Of course, the apostle Paul uses that phrase repeatedly. In Galatians 2:16— in that one verse alone—he uses it three times: “Knowing that a man is not justified by the works of the law but by faith in Jesus Christ, even we have believed in Christ Jesus, that we might be justified by faith in Christ and not by the works of the law; for by the works of the law no flesh shall be justified.” According to Wright, when Paul spoke of “the works of the law, he did not have in mind the moral requirements of the law of God. Rather, he was speaking of the badges of Jewish nationalism—circumcision, the dietary laws, the priesthood, the holy days, and whatnot. In other words, he’s talking about the ceremonial law. Quoting again from page 120, Wright says that the question Paul is addressing in Galatians is “the question of how you define the people of God. Are they to be defined by the badges of the Jewish race, or in some other way?”

In this, I think Wright is definitely on to something. Peter’s main issue was not what must I do to be saved. His issue was how he would be perceived by the others. People living the Gospel do not need to eat according to the Law. The Law does not show that they are Christians. It is faith in Christ. Peter’s actions were a denial of that. Peter’s salvation was never an issue.

Paul is then saying to the Galatians that the Judaizers think that to be a Christian, you must keep the law. It is not so you can be saved, but to show that you are saved. All true Christians will keep the Law. How can you recognize a Christian? He keeps the law. Unfortunately, this would catapult us right back to Judaism. How do you recognize a Jew? He keeps the law. How do you recognize a Christian? He keeps the law. Christ becomes useless then.

So what is it that sets a Christian apart? Faith in Christ. How do you know someone is a Christian? They have faith in Christ. If you want to say the law is what identifies you, then you indeed have to keep all of it.

Wright insists that in the true Pauline theology, justification by faith has almost nothing to do with a person’s standing before God, but it has everything to do with the corporate makeup of the covenant community. To quote Wright again (p. 119),

Justification” in the first century was not about how someone might establish a relationship with God. It was about God’s eschatological definition, both future and present, of who was, in fact, a member of his people. In Sanders’ terms, it was not so much about “getting in,” or indeed about “staying in,” as about “how you could tell who was in.” In standard Christian theological language, it wasn’t so much about soteriology as about ecclesiology; not so much about salvation as about the church.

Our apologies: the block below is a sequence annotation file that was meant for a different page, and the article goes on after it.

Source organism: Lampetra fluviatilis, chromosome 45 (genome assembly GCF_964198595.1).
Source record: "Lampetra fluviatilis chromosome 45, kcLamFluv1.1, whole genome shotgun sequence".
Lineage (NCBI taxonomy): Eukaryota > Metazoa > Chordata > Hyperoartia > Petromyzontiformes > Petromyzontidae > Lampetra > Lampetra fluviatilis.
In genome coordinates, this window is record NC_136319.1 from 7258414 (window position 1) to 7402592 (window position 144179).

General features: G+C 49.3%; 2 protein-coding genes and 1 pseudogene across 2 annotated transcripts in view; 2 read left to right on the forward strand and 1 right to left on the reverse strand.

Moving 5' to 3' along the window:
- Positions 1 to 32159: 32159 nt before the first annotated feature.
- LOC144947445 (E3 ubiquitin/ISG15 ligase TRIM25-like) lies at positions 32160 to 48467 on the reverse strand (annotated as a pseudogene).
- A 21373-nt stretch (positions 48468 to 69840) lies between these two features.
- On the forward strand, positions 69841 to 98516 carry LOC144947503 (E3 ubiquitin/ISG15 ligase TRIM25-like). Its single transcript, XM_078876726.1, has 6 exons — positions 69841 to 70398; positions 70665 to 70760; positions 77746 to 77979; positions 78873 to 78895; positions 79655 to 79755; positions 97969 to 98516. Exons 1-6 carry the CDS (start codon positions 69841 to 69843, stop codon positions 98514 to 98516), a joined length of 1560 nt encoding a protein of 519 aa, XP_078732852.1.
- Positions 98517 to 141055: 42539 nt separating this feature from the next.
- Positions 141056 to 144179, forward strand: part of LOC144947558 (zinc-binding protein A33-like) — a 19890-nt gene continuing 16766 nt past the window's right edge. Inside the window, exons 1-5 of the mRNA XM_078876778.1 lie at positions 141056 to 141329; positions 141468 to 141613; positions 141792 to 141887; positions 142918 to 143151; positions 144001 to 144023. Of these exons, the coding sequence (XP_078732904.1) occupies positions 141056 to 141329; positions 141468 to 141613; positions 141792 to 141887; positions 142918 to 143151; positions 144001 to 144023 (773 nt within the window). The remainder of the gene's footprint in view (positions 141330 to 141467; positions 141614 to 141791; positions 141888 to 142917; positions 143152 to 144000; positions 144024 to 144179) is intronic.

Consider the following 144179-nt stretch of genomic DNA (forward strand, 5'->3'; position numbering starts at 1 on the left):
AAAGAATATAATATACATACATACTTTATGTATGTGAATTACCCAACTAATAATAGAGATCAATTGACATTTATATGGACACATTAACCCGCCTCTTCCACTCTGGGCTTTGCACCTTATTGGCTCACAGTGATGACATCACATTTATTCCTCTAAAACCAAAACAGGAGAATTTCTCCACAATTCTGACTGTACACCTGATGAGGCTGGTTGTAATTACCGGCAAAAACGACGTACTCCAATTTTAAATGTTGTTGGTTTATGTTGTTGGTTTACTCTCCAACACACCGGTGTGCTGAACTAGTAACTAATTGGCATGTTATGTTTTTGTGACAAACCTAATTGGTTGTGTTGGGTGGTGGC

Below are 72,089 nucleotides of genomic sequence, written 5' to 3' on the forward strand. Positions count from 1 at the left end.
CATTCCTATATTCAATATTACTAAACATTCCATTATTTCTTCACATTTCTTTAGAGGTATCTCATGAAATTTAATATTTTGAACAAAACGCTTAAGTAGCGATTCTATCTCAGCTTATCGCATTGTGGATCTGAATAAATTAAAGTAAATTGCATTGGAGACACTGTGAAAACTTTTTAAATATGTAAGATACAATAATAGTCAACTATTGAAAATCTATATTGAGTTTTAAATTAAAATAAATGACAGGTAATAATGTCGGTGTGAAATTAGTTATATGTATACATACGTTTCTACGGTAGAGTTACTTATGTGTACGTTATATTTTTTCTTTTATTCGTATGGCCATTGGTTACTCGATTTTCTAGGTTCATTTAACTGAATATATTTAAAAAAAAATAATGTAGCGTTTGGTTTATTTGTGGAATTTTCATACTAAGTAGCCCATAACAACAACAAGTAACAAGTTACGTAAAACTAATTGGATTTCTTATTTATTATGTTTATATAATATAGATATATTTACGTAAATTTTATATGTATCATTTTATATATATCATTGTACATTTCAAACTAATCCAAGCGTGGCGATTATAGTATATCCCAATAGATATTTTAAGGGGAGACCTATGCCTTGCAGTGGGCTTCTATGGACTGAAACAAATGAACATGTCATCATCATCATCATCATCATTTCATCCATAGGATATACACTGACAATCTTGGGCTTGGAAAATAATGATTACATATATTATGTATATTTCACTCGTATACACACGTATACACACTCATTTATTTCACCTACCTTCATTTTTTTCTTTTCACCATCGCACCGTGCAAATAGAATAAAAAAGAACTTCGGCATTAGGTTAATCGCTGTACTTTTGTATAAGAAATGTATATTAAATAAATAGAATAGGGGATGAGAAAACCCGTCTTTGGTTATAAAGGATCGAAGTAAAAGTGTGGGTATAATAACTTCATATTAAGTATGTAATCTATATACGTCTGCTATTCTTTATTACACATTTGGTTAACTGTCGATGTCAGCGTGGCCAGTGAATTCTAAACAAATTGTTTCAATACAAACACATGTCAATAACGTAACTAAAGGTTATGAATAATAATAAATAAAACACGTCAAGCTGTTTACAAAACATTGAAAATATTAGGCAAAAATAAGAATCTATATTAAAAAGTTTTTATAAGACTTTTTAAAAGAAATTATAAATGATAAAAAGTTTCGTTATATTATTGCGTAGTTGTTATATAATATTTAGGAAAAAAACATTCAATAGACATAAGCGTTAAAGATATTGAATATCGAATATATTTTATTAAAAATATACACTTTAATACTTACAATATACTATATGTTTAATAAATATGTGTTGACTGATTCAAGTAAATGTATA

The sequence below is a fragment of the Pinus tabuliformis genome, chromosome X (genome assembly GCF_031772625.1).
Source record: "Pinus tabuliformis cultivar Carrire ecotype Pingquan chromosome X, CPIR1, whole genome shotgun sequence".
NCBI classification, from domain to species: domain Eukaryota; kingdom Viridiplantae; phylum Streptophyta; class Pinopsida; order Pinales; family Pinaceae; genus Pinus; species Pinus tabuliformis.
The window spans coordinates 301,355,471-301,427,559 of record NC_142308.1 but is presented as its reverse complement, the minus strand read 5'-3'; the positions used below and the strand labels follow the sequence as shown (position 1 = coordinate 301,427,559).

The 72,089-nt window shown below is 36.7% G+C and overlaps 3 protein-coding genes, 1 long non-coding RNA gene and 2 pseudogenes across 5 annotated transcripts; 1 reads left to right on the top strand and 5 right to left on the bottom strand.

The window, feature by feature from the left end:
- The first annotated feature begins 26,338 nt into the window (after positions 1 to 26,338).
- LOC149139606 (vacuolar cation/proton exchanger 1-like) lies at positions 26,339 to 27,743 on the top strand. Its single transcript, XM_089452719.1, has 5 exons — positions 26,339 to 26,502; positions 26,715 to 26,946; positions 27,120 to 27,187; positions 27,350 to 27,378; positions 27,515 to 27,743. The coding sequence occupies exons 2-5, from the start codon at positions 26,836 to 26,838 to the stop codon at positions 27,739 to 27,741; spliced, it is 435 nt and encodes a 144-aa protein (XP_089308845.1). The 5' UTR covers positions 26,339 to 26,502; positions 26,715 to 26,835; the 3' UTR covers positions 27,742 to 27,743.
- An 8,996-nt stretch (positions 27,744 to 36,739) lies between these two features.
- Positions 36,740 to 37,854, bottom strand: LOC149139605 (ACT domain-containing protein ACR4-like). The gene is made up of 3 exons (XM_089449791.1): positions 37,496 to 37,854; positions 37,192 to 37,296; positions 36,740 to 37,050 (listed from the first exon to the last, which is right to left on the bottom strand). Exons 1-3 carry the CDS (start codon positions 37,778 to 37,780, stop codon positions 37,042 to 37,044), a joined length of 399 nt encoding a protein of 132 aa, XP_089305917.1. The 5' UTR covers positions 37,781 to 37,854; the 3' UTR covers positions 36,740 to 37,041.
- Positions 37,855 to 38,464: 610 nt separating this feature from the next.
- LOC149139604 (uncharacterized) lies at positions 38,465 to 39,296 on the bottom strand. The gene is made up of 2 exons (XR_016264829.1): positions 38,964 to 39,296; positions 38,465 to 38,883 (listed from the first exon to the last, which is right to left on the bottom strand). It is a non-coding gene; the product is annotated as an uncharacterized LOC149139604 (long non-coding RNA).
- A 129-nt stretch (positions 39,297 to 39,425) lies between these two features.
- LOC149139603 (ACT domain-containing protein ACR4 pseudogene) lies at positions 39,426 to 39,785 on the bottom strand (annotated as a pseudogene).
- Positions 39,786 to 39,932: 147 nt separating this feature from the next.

So in Wright’s view, justification is not about how we relate to God; it’s about how ethnic and cultural groups relate to one another. Page 122: “What Paul means by justification … is not ‘how you become a Christian’, so much as ‘how you can tell who is a member of the covenant family.’ … [Justification] is the doctrine which insists that all who share faith in Christ belong at the same table, no matter what their racial differences.”

Is Wright right? I don’t think Johnson is. Wright is not saying it is about how we relate to one another. It’s about indeed who the community is. How the community treats itself is a good question, but the question is who is a part of the community. Whose community is it? The community of God.

This fits in very well with Judaism at the time. We in our world are much more individualistically based. To say to march to the beat of your own drummer and be your own man would make no sense to them. We often have the habit of reading our questions into Scripture thinking the Scripture is addressing the same questions when it is not. I think this is what is often happening in our reading of Genesis 1 as an example.

Is there no soteriological or personal dimension in Wright’s understanding of justification, then? There is, and this is one of the most troubling aspects of his work. Like many today who are proposing new understandings of justification, he bifurcates justification into immediate and future aspects, and pushes the personal and salvific dimensions of justification into the eschatalogical future, in a final judgment. Page 129: “Present justification declares, on the basis of faith, what future justification will affirm publicly … on the basis of the entire life.”